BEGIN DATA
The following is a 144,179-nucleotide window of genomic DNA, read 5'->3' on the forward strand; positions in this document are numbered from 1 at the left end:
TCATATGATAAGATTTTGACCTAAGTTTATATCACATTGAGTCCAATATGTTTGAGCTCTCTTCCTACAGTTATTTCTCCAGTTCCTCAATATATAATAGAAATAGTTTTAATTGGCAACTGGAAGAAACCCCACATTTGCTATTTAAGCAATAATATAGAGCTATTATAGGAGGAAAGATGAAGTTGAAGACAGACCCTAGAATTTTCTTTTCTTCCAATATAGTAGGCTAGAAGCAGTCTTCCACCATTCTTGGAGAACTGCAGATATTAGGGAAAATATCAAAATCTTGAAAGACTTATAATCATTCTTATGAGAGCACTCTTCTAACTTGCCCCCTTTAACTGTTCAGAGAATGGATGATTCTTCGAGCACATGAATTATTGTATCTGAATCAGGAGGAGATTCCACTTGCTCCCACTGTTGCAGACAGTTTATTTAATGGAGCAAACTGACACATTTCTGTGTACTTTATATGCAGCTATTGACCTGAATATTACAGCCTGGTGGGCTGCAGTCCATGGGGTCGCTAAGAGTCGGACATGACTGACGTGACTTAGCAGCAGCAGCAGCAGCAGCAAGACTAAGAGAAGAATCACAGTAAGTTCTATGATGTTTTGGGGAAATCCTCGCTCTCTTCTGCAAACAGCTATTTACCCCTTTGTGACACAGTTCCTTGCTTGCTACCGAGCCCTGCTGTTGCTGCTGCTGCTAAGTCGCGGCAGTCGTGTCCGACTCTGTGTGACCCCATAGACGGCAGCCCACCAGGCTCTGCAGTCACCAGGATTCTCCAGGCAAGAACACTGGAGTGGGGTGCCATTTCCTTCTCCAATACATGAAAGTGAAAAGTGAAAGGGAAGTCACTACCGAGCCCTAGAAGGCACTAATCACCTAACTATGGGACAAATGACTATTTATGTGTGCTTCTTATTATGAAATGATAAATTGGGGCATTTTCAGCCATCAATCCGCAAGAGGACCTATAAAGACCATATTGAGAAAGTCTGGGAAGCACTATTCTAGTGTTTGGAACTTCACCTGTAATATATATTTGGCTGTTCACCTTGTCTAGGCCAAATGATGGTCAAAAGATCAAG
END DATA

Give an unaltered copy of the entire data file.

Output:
The following is a 144,179-nucleotide window of genomic DNA, read 5'->3' on the forward strand; positions in this document are numbered from 1 at the left end:
TCATATGATAAGATTTTGACCTAAGTTTATATCACATTGAGTCCAATATGTTTGAGCTCTCTTCCTACAGTTATTTCTCCAGTTCCTCAATATATAATAGAAATAGTTTTAATTGGCAACTGGAAGAAACCCCACATTTGCTATTTAAGCAATAATATAGAGCTATTATAGGAGGAAAGATGAAGTTGAAGACAGACCCTAGAATTTTCTTTTCTTCCAATATAGTAGGCTAGAAGCAGTCTTCCACCATTCTTGGAGAACTGCAGATATTAGGGAAAATATCAAAATCTTGAAAGACTTATAATCATTCTTATGAGAGCACTCTTCTAACTTGCCCCCTTTAACTGTTCAGAGAATGGATGATTCTTCGAGCACATGAATTATTGTATCTGAATCAGGAGGAGATTCCACTTGCTCCCACTGTTGCAGACAGTTTATTTAATGGAGCAAACTGACACATTTCTGTGTACTTTATATGCAGCTATTGACCTGAATATTACAGCCTGGTGGGCTGCAGTCCATGGGGTCGCTAAGAGTCGGACATGACTGACGTGACTTAGCAGCAGCAGCAGCAGCAGCAAGACTAAGAGAAGAATCACAGTAAGTTCTATGATGTTTTGGGGAAATCCTCGCTCTCTTCTGCAAACAGCTATTTACCCCTTTGTGACACAGTTCCTTGCTTGCTACCGAGCCCTGCTGTTGCTGCTGCTGCTAAGTCGCGGCAGTCGTGTCCGACTCTGTGTGACCCCATAGACGGCAGCCCACCAGGCTCTGCAGTCACCAGGATTCTCCAGGCAAGAACACTGGAGTGGGGTGCCATTTCCTTCTCCAATACATGAAAGTGAAAAGTGAAAGGGAAGTCACTACCGAGCCCTAGAAGGCACTAATCACCTAACTATGGGACAAATGACTATTTATGTGTGCTTCTTATTATGAAATGATAAATTGGGGCATTTTCAGCCATCAATCCGCAAGAGGACCTATAAAGACCATATTGAGAAAGTCTGGGAAGCACTATTCTAGTGTTTGGAACTTCACCTGTAATATATATTTGGCTGTTCACCTTGTCTAGGCCAAATGATGGTCAAAAGATCAAG